Until then I decided to switch my cows from their sweet grain to something organic and healthy. The cows eat grass and hay and the grain is just a supplement to occupy and reward them at milking time. They love sweet grain. LOVE IT! It has molasses so I can't blame them.
My husband would argue that the grain is such a tiny amount of their diet that it doesn't really matter, and I agree. We would give them 3 cups of grain along with some dried kelp, a dairy mineral salt and a couple of vitamin E tabs.
I wanted to go organic anyway. I wanted to see if I could afford it! Organic cow feed is very expensive and I can only get it shipped here. There is not a single local feed supplier with organic feed.
Here's where the fodder idea meets the organic grain idea.
I have a friend who introduced me to sprouted grains. Now, this is not a totally new concept for me. I have sprouted plenty for my family and I know the basics.
After 2 months of sprouting cow grains I can attest that they are affordable and my cows love them!
Here's my system to share so those of you who are thinking of an affordable organic route can see what I have been doing.
First I buy my certified organic grains! We happen to have a delivery route through Azure Standard and so I buy my grains from them. This is like a food coop and it is wonderful. You can go online and get their number to call and see if they deliver to your area OR you might be able to organize a delivery route for your area.
I buy the following:
Certified Organic Red Wheat (50lb) $19.15
Certified Organic Barley (50lb) $18.95
Certified Organic Dried Peas (25lbs) $12.25
Certified Organic Alfalfa Pellets (50lb) $21.80
The first thing is to get a 2 gallon bucket and drill holes in the bottom for drainage.
The grains must soak first so I place the drilled hole bucket inside a regular bucket and add my grains.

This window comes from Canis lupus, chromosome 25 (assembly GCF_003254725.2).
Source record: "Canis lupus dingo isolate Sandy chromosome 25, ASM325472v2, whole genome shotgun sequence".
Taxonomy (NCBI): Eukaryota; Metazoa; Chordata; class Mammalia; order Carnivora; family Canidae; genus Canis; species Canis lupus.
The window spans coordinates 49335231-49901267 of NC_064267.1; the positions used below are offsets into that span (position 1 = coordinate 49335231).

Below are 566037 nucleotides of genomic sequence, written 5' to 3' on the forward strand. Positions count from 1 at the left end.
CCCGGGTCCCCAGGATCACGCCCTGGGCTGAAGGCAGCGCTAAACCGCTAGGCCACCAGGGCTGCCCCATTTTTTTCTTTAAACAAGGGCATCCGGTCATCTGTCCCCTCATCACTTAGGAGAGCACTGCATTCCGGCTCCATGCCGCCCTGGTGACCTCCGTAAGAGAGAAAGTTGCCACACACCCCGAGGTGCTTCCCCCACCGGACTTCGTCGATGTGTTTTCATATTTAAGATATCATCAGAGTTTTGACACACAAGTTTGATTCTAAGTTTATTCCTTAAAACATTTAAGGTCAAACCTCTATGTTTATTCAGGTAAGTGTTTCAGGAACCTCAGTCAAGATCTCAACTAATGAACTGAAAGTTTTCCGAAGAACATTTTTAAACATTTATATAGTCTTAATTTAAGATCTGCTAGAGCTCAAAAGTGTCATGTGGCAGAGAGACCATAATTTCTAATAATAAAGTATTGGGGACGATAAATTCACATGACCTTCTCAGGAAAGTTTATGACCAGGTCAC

For two cows I use 2 C wheat, 2 C barley and 1 C peas. I let them soak in cool water for about 6 hours. Then I drain them and let them set to drain until evening.
Each evening I spray water onto the bucket, allowing it drain through. I will stack my buckets up, using shims to separate them. I keep about 5-6 buckets going at all times, staggering their start times.
After 3-4 days I will have sprouts ready for the cows. I will at this time add to that bucket 1 C alfalfa pellets then I will rinse it all and pull the clumps of sprouts apart. I let it drain until morning. The alfalfa will soak up extra water and by morning the bucket will be quite full!
I was worried the first time I used the sprouts that the cows would need some molasses to eat it but I was very wrong. In fact all of the animals (horse, sheep, goats, chickens) love these sprouts!
These bags of grains lasted me 2 months feeding 2 cows! I no longer buy sweet grain and so I think my feed bill is actually doing very well with the switch.
There was no change in milk supply from the cows either so I think that was good.
I would say the biggest challenge for me is space. You have to find a place or sink for all of the buckets and grains and such. Right now I use my laundry room sink and I have a small area next to my sewing table to keep draining buckets stacked. I have a storage box they sit in so water doesn't get on the floor. Every three days I empty the storage container of excess water and wipe it clean.
As far as time, it only takes about 15 minutes a night to maintain. Even though there are nights when I just don't want to do "another thing!" it really isn't a big deal and doesn't take up much time.
I know there are other grains that could be added for extra vitamins but right now this is my system and what I use.
Another weekend is here and another summer month is coming to an end. We will celebrate the 4th next week for sure, but we will likely be processing chickens next week as well. How's that for summer on the farm:-)
Tonight is another outdoor movie night! If you are local, stop by...I will pop some corn for you!
Have a great weekend!